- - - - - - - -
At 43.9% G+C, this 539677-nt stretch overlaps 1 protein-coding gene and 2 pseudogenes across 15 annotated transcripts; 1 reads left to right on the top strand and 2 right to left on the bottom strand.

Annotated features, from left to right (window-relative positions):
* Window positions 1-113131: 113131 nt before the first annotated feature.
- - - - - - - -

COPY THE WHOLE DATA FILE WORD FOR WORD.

At 43.9% G+C, this 539677-nt stretch overlaps 1 protein-coding gene and 2 pseudogenes across 15 annotated transcripts; 1 reads left to right on the top strand and 2 right to left on the bottom strand.

Annotated features, from left to right (window-relative positions):
* Window positions 1-113131: 113131 nt before the first annotated feature.